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Lavrov Denounces ‘Drug Liberalization’ as Disaster

Dec. 4, 2017 (EIRNS)—An international conference drawing parliamentarians as well as non-governmental organizations from 43 countries, is taking place today in Russia’s state Duma. The conference, "Members of Parliament vs. Drugs," includes participation of the United Nations and Russia’s National Anti-Drug Union which is also an official co-organizer of the conference.

Speaking at the conference, Russian Foreign Minister Sergey Lavrov called on NATO to cooperate in fighting drug trafficking in Afghanistan.

"We urge NATO representatives to look for joint approaches to driving out the drug trafficking business and terrorism funded by it from Afghan soil,"

the minister said reported TASS.

Slamming the idea of drug liberalization, Lavrov argued,

"[W]e cannot agree with those who call for surrender in the face of the onslaught by international drug crime, raise the white flag and open the gate in front of total drug liberalization. Such an approach would be fraught with a disaster unprecedented in scale.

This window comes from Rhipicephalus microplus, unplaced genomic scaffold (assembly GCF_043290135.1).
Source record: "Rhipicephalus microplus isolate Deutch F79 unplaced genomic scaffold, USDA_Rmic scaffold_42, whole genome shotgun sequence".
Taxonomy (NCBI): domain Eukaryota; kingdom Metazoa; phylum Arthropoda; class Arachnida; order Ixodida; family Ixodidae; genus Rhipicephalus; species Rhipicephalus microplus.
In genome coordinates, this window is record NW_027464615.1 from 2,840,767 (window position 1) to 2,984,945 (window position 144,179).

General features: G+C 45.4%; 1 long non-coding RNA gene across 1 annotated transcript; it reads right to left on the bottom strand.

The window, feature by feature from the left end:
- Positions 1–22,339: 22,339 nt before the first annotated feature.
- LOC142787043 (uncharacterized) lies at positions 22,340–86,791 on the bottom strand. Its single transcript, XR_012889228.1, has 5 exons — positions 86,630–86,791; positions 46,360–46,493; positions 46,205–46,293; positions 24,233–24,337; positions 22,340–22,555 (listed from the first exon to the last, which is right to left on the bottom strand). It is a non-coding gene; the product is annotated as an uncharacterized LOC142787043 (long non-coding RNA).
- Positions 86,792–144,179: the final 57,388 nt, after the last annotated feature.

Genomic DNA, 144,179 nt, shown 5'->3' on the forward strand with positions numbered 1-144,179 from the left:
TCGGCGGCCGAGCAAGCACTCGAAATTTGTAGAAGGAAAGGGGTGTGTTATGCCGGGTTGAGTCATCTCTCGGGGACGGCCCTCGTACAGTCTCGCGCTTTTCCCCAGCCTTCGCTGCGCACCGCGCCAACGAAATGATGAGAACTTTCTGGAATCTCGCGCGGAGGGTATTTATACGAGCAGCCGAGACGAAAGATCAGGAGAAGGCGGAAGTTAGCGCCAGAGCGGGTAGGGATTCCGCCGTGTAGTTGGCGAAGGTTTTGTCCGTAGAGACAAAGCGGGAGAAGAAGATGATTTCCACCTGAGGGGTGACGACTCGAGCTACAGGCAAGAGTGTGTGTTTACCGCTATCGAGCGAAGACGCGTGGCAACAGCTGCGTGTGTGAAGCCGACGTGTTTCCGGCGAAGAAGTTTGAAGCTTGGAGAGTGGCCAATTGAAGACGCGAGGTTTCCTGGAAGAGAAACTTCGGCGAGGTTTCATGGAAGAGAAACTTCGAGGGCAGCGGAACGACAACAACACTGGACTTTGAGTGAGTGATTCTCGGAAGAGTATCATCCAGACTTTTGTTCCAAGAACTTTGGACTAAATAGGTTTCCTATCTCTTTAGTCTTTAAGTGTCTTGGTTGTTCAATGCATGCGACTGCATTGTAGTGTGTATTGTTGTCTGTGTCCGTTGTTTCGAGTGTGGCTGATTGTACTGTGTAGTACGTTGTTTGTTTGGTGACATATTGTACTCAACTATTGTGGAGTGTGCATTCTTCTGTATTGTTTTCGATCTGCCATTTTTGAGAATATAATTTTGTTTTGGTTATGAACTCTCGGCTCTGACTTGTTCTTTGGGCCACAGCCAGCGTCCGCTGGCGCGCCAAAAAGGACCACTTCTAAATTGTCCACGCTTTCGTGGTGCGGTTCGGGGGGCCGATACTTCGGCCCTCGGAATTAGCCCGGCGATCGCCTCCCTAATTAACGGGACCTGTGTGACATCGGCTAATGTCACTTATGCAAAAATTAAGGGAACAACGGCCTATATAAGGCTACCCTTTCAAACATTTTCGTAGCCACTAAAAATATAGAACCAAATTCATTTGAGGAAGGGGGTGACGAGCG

"Merger of drug trafficking and terrorism is a reality. With the money coming from drug trade, it fuels and increases its deadly potential,"

Lavrov said.

"Drug incomes undermine international security and stability.

"We appreciate efforts being exerted by the law enforcers, who stand in the way of drug crime and in doing so often risk their lives. It is essential to keep building up their cooperation, enhancing the exchanges of online information, and improving the law enforcers’ technical base,"

said Lavrov.

Lavrov was seconded by the Second Deputy Speaker of the Wolesi Jirga, the lower house of the Afghan Parliament, Mohammad Nazir Ahmadzai:

"Since drugs are a global issue, an effective fight against the drug threat requires active efforts by all the interested states. I urge all to assist Afghanistan in this fight,"

he said.

"Years of wars, the lack of security and economic stagnation are the reasons why Afghanistan is now considered to be the largest manufacturer of drugs,"

he said, stressing that drug crops are cultivated in areas controlled by terror groups and the Taliban, from where drugs are smuggled to other countries of Central Asia and Iran, while drug cultivation is prohibited in areas controlled by the government.

In addition to Lavrov, speakers include: UN Deputy Secretary-General Amina Mohammed; Executive Director of the United Nations Office on Drugs and Crime (UNODC) Yury Fedotov; Secretary-General of the Shanghai Cooperation Organization Rashid Alimov; Russian Health Minister Veronika Skvortsova; parliamentary chairmen from Indonesia, Iran, Pakistan, Uzbekistan, and Ecuador; heads of the State Duma party factions; parliamentary vice speakers from various countries; and representatives of foreign and Russian non-profit organizations.